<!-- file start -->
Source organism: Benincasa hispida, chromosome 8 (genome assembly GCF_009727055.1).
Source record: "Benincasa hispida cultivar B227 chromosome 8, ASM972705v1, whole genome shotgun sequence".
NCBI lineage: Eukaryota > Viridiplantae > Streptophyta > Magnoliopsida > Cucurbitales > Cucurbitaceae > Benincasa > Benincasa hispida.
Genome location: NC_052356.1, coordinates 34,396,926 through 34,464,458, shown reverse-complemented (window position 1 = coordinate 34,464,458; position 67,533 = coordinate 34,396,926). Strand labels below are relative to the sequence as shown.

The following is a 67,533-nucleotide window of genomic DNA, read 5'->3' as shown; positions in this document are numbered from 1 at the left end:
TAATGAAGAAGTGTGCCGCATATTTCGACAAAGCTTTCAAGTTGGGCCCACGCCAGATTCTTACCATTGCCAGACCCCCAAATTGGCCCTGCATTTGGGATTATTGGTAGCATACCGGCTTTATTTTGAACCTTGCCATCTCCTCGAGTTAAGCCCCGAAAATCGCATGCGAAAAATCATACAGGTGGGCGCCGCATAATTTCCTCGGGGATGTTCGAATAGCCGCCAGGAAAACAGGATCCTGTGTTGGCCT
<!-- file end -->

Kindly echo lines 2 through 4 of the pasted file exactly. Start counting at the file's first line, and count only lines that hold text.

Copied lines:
Source record: "Benincasa hispida cultivar B227 chromosome 8, ASM972705v1, whole genome shotgun sequence".
NCBI lineage: Eukaryota > Viridiplantae > Streptophyta > Magnoliopsida > Cucurbitales > Cucurbitaceae > Benincasa > Benincasa hispida.
Genome location: NC_052356.1, coordinates 34,396,926 through 34,464,458, shown reverse-complemented (window position 1 = coordinate 34,464,458; position 67,533 = coordinate 34,396,926). Strand labels below are relative to the sequence as shown.